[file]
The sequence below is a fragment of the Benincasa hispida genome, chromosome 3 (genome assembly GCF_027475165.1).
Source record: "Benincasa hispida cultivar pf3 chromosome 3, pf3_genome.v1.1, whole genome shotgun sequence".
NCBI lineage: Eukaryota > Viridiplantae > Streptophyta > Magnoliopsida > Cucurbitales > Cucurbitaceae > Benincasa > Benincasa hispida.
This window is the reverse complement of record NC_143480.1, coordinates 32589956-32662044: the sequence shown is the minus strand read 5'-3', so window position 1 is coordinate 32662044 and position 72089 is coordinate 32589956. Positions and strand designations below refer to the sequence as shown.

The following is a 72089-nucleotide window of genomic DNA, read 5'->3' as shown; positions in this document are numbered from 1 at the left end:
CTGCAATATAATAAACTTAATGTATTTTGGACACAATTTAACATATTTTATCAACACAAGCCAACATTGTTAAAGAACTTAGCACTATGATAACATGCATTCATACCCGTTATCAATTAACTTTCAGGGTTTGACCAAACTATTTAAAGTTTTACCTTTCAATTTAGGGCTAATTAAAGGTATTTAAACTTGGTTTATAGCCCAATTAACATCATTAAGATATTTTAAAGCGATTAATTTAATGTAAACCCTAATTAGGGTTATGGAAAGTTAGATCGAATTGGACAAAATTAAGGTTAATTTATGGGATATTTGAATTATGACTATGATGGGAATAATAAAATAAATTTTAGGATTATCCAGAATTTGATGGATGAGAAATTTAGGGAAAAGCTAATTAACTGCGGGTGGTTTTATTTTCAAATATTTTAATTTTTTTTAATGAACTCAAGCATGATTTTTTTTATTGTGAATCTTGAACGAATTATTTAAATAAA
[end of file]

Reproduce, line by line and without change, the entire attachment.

The sequence below is a fragment of the Benincasa hispida genome, chromosome 3 (genome assembly GCF_027475165.1).
Source record: "Benincasa hispida cultivar pf3 chromosome 3, pf3_genome.v1.1, whole genome shotgun sequence".
NCBI lineage: Eukaryota > Viridiplantae > Streptophyta > Magnoliopsida > Cucurbitales > Cucurbitaceae > Benincasa > Benincasa hispida.
This window is the reverse complement of record NC_143480.1, coordinates 32589956-32662044: the sequence shown is the minus strand read 5'-3', so window position 1 is coordinate 32662044 and position 72089 is coordinate 32589956. Positions and strand designations below refer to the sequence as shown.

The following is a 72089-nucleotide window of genomic DNA, read 5'->3' as shown; positions in this document are numbered from 1 at the left end:
CTGCAATATAATAAACTTAATGTATTTTGGACACAATTTAACATATTTTATCAACACAAGCCAACATTGTTAAAGAACTTAGCACTATGATAACATGCATTCATACCCGTTATCAATTAACTTTCAGGGTTTGACCAAACTATTTAAAGTTTTACCTTTCAATTTAGGGCTAATTAAAGGTATTTAAACTTGGTTTATAGCCCAATTAACATCATTAAGATATTTTAAAGCGATTAATTTAATGTAAACCCTAATTAGGGTTATGGAAAGTTAGATCGAATTGGACAAAATTAAGGTTAATTTATGGGATATTTGAATTATGACTATGATGGGAATAATAAAATAAATTTTAGGATTATCCAGAATTTGATGGATGAGAAATTTAGGGAAAAGCTAATTAACTGCGGGTGGTTTTATTTTCAAATATTTTAATTTTTTTTAATGAACTCAAGCATGATTTTTTTTATTGTGAATCTTGAACGAATTATTTAAATAAA